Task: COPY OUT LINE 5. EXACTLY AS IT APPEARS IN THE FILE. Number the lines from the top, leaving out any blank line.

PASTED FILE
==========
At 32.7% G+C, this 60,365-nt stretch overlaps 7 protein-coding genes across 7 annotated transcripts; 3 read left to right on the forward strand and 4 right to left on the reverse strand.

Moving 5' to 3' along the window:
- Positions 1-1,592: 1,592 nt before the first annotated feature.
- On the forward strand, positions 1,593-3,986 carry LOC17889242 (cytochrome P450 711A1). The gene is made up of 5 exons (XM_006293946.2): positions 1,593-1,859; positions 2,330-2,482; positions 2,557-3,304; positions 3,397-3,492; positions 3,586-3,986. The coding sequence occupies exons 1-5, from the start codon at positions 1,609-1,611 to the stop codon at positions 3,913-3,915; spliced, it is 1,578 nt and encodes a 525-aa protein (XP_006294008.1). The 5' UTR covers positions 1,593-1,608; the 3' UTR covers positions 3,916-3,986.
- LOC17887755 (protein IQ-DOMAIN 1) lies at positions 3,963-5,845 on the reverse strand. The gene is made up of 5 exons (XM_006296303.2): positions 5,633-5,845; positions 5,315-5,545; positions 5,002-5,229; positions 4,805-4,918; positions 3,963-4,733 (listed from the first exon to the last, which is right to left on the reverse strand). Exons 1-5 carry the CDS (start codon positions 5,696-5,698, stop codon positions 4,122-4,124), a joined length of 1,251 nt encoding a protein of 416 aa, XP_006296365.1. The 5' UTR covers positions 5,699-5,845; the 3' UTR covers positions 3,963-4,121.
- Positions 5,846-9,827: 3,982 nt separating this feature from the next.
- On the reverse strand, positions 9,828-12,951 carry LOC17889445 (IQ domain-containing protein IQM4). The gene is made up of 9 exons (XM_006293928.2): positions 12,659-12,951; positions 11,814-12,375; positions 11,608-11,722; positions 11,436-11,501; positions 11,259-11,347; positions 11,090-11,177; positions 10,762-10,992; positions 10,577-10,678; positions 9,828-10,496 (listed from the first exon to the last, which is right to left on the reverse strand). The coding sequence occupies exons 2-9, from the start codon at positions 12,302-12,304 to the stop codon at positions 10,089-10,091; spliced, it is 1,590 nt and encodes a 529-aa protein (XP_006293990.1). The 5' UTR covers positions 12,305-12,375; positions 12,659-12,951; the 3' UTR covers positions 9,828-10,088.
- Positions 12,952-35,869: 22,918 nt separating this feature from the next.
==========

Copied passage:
- LOC17887755 (protein IQ-DOMAIN 1) lies at positions 3,963-5,845 on the reverse strand. The gene is made up of 5 exons (XM_006296303.2): positions 5,633-5,845; positions 5,315-5,545; positions 5,002-5,229; positions 4,805-4,918; positions 3,963-4,733 (listed from the first exon to the last, which is right to left on the reverse strand). Exons 1-5 carry the CDS (start codon positions 5,696-5,698, stop codon positions 4,122-4,124), a joined length of 1,251 nt encoding a protein of 416 aa, XP_006296365.1. The 5' UTR covers positions 5,699-5,845; the 3' UTR covers positions 3,963-4,121.